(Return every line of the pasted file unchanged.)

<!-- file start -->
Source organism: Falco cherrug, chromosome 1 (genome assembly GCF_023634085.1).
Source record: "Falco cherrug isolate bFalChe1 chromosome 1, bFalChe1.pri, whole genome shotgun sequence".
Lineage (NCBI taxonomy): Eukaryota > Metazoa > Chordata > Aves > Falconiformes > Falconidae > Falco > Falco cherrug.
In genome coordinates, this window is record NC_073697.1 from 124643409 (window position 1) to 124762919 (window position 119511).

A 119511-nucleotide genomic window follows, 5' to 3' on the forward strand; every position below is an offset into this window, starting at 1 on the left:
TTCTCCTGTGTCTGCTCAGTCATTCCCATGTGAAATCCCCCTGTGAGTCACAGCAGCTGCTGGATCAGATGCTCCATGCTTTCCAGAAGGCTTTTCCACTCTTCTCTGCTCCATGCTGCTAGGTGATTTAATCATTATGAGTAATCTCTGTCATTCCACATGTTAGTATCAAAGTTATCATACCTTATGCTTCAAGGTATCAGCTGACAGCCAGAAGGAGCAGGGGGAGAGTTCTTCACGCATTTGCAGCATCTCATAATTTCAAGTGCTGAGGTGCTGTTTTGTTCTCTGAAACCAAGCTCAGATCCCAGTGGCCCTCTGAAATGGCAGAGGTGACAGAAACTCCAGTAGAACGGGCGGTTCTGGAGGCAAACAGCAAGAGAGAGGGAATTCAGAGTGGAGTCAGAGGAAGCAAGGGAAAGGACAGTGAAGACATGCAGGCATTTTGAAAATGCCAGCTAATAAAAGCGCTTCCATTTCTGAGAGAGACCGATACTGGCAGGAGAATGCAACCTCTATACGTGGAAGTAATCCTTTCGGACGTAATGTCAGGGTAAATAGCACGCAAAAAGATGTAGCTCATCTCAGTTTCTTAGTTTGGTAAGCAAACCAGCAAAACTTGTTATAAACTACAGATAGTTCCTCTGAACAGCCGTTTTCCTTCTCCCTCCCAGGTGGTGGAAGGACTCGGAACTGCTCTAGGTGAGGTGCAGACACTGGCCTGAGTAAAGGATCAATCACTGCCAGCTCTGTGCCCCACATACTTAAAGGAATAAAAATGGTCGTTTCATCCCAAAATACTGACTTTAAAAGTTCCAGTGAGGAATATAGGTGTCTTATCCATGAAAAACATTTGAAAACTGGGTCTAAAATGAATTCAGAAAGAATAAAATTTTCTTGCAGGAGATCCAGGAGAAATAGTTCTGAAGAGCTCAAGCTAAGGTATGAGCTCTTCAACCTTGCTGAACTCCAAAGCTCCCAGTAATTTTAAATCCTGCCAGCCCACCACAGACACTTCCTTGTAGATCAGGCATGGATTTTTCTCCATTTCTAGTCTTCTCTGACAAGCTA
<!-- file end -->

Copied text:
Source organism: Falco cherrug, chromosome 1 (genome assembly GCF_023634085.1).
Source record: "Falco cherrug isolate bFalChe1 chromosome 1, bFalChe1.pri, whole genome shotgun sequence".
Lineage (NCBI taxonomy): Eukaryota > Metazoa > Chordata > Aves > Falconiformes > Falconidae > Falco > Falco cherrug.
In genome coordinates, this window is record NC_073697.1 from 124643409 (window position 1) to 124762919 (window position 119511).

A 119511-nucleotide genomic window follows, 5' to 3' on the forward strand; every position below is an offset into this window, starting at 1 on the left:
TTCTCCTGTGTCTGCTCAGTCATTCCCATGTGAAATCCCCCTGTGAGTCACAGCAGCTGCTGGATCAGATGCTCCATGCTTTCCAGAAGGCTTTTCCACTCTTCTCTGCTCCATGCTGCTAGGTGATTTAATCATTATGAGTAATCTCTGTCATTCCACATGTTAGTATCAAAGTTATCATACCTTATGCTTCAAGGTATCAGCTGACAGCCAGAAGGAGCAGGGGGAGAGTTCTTCACGCATTTGCAGCATCTCATAATTTCAAGTGCTGAGGTGCTGTTTTGTTCTCTGAAACCAAGCTCAGATCCCAGTGGCCCTCTGAAATGGCAGAGGTGACAGAAACTCCAGTAGAACGGGCGGTTCTGGAGGCAAACAGCAAGAGAGAGGGAATTCAGAGTGGAGTCAGAGGAAGCAAGGGAAAGGACAGTGAAGACATGCAGGCATTTTGAAAATGCCAGCTAATAAAAGCGCTTCCATTTCTGAGAGAGACCGATACTGGCAGGAGAATGCAACCTCTATACGTGGAAGTAATCCTTTCGGACGTAATGTCAGGGTAAATAGCACGCAAAAAGATGTAGCTCATCTCAGTTTCTTAGTTTGGTAAGCAAACCAGCAAAACTTGTTATAAACTACAGATAGTTCCTCTGAACAGCCGTTTTCCTTCTCCCTCCCAGGTGGTGGAAGGACTCGGAACTGCTCTAGGTGAGGTGCAGACACTGGCCTGAGTAAAGGATCAATCACTGCCAGCTCTGTGCCCCACATACTTAAAGGAATAAAAATGGTCGTTTCATCCCAAAATACTGACTTTAAAAGTTCCAGTGAGGAATATAGGTGTCTTATCCATGAAAAACATTTGAAAACTGGGTCTAAAATGAATTCAGAAAGAATAAAATTTTCTTGCAGGAGATCCAGGAGAAATAGTTCTGAAGAGCTCAAGCTAAGGTATGAGCTCTTCAACCTTGCTGAACTCCAAAGCTCCCAGTAATTTTAAATCCTGCCAGCCCACCACAGACACTTCCTTGTAGATCAGGCATGGATTTTTCTCCATTTCTAGTCTTCTCTGACAAGCTA